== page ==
The next destination for LeBron James is always a hot topic in the sports world, even if the most likely scenario is him staying in Cleveland. The latest team linked with a chance to acquire the best player in the world are the Houston Rockets, but should the Rockets really try to recruit James?
Sure, having the best player in the world is never a bad idea, but there are reasons to ask questions about this possible move.
The Rockets have created an offensive culture that perfectly complements the players they have. With offensive guru Mike D’Antoni at the helm, James Harden and his crew of three-point marksmen have taken the definition of a three-point offense to the next level. Harden knows this is his team and the team follows his lead, with even Chris Paul changing his playing style to adjust to the culture Harden and D’Antoni have created in Houston.
If James were to join the team, would he be willing to accept that this is Harden’s team? If not, would Harden be fine with relinquishing the keys to the team that was built for him to flourish?
These might be hypothetical questions, and the goal would always be overcoming the Golden State Warriors, but with the addition of Paul to the team, there are already two heavy ball handlers on the roster, and as the Oklahoma City Thunder have shown, having three is tough to accommodate. The Rockets are perfectly synchronized at the moment, and Paul has integrated himself seamlessly, so would it be wise to risk what has been built these last few years?
If a team wants a shot at James, it better be ready to make some moves in order to make it possible. Signing James to his max value would require shuffling of several pieces on the team, most likely affecting the bench. With Houston currently boasting one of the top benches in the league, the depth would certainly be affected.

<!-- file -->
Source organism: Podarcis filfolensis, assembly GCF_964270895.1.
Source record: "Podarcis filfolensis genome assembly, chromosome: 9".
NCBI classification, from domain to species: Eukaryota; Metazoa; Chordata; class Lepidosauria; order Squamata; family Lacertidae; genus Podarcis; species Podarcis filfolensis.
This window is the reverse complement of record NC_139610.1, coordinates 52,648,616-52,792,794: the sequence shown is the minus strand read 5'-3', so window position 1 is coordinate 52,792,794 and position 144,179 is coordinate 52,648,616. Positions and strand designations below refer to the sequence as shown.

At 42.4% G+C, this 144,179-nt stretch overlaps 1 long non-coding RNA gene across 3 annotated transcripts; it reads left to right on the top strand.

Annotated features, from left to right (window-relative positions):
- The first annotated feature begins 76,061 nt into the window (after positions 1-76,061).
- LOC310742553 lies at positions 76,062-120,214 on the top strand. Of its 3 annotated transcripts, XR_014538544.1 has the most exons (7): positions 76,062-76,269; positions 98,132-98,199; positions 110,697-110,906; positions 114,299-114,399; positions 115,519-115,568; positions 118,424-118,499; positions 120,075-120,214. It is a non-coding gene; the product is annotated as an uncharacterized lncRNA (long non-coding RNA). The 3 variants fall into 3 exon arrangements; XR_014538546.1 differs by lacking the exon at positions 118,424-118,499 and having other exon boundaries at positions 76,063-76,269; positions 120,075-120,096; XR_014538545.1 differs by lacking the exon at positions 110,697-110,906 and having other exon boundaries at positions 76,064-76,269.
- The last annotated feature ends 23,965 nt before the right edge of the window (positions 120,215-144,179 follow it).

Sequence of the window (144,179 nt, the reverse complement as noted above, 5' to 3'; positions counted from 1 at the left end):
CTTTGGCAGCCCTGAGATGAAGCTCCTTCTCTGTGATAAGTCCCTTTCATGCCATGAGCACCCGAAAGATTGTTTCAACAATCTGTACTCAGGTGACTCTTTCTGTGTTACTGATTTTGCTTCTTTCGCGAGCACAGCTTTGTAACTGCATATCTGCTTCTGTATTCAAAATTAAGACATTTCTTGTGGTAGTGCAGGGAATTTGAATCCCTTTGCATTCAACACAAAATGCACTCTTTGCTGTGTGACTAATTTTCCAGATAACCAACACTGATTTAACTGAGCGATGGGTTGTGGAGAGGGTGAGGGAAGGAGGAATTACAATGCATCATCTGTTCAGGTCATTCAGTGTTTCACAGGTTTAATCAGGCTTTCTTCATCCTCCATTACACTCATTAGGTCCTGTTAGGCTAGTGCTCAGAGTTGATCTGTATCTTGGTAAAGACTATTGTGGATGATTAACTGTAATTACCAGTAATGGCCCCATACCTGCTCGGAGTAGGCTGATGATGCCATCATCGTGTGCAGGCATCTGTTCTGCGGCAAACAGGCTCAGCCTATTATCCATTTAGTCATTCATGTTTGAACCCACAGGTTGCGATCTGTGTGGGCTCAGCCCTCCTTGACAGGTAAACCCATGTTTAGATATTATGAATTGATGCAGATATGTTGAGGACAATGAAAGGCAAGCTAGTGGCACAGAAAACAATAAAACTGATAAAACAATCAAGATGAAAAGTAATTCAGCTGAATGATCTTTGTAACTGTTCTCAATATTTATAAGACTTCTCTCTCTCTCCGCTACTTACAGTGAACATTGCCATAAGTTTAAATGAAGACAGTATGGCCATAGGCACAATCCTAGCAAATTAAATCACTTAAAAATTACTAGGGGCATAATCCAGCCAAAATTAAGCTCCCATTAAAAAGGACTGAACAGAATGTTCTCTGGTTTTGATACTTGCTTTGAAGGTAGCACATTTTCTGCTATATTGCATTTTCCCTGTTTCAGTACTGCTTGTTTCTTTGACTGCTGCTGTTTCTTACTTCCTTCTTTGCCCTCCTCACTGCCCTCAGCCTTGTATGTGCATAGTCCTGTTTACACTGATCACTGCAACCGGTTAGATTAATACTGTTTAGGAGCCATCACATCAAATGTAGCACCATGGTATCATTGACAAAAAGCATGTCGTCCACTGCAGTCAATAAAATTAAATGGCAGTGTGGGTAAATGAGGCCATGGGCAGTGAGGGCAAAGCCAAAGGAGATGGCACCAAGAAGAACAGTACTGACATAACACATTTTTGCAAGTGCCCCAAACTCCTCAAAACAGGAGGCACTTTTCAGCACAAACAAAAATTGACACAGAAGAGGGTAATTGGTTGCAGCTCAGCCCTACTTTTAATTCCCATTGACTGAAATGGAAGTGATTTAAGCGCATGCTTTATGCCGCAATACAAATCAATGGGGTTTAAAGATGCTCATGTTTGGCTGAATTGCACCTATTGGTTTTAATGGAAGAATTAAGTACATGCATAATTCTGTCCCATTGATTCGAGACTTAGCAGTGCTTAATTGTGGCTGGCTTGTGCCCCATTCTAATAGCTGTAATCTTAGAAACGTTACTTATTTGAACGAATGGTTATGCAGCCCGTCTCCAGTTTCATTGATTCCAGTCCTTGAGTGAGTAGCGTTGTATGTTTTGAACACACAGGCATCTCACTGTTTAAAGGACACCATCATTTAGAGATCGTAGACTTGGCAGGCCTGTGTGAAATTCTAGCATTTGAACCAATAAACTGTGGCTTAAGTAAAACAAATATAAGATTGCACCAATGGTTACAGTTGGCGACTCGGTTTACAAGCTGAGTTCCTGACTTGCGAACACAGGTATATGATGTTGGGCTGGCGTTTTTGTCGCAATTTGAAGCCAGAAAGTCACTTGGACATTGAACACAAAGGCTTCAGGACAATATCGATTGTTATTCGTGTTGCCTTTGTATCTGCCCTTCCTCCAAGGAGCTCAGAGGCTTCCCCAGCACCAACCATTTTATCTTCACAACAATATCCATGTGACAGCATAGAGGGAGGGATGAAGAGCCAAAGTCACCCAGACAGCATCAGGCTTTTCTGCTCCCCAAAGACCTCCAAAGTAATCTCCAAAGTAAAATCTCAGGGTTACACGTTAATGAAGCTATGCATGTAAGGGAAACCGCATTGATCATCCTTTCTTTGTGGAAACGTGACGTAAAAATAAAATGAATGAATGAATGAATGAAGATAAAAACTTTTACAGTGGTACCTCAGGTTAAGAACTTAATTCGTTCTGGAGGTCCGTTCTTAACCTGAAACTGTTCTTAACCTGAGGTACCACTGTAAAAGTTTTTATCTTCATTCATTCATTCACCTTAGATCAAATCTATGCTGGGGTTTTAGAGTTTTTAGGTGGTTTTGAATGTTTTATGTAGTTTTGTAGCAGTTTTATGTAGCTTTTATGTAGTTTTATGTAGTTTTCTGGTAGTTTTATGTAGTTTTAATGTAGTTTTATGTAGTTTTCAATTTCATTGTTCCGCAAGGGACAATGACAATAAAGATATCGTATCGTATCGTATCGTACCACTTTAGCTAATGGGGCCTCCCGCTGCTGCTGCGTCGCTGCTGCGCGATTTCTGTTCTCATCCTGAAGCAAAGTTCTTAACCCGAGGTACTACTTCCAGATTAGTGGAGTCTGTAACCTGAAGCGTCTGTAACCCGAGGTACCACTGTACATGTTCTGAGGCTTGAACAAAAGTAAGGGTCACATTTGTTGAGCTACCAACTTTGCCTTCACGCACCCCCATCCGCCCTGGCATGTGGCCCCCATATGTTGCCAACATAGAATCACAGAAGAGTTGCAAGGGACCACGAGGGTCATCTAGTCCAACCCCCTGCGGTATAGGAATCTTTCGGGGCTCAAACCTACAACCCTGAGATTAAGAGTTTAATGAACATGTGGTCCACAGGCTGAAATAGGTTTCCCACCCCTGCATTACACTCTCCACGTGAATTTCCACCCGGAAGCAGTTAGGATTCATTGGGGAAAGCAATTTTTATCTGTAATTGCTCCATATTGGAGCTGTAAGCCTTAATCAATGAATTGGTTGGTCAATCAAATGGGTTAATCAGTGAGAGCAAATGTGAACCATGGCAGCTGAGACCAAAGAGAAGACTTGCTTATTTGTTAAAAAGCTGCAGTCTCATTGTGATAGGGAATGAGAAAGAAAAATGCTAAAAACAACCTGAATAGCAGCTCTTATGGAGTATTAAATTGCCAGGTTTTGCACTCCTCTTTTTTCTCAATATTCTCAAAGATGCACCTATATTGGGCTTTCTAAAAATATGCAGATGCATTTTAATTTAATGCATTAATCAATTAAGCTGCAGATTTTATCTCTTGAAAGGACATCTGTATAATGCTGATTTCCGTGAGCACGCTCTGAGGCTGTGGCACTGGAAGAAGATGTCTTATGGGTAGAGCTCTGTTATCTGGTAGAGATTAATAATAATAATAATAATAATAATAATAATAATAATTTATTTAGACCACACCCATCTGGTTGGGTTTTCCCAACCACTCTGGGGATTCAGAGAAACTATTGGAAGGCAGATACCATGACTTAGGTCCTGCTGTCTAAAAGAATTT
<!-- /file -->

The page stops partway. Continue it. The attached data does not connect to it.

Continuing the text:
Eric Gordon, P.J. Tucker, and Luc Mbah a Moute have been huge this season, helping keep leads and even increasing it at times. More than likely a few of the rotational players would be sacrificed to accommodate the move for James, possibly turning the Rockets into a top-heavy team, a big disadvantage when facing the ultra-stacked Warriors.
If winning the championship is the goal, the path will definitely go through Golden State, and any disadvantage will be made to pay for. Having a deep squad is definitely a must for any team wanting to challenge the defending champs. Giving up that depth could come back to haunt the Rockets if any of the starters suffered an injury, or if fatigue caught up with James and Paul, both who are in the latter stages of their careers.
When Paul and Harden decided to team up in the summer, no one really labeled the Rockets as a superteam the likes of Golden State, Oklahoma City, and Cleveland. It was seen as more of an attempt of two great players trying to help each other get to where neither had been before. The team didn’t receive much hate from neither the fans nor media, but that wouldn’t be the case if James were to come to Houston.
The amount of scrutiny James would bring would more than likely overshadow the great work the organization has done with the development of the team. If they were to win, it would be remembered more as James winning a ring rather than the team as a whole. That would be totally unfair to all involved in the process of turning the Rockets into the offensive and entertaining juggernaut they are today.
Yes, winning is all that matters, and getting the best player in the game definitely improves the chances of winning, but sometimes the path to glory is just as important as the glory itself. With James on the team, the perception of the Rockets would be of taking the easy way to success, rather than earning it.
James is the best in the business, and most teams would give everything to obtain him. The Rockets aren’t like most teams though, and they should keep that in mind this coming free agency.
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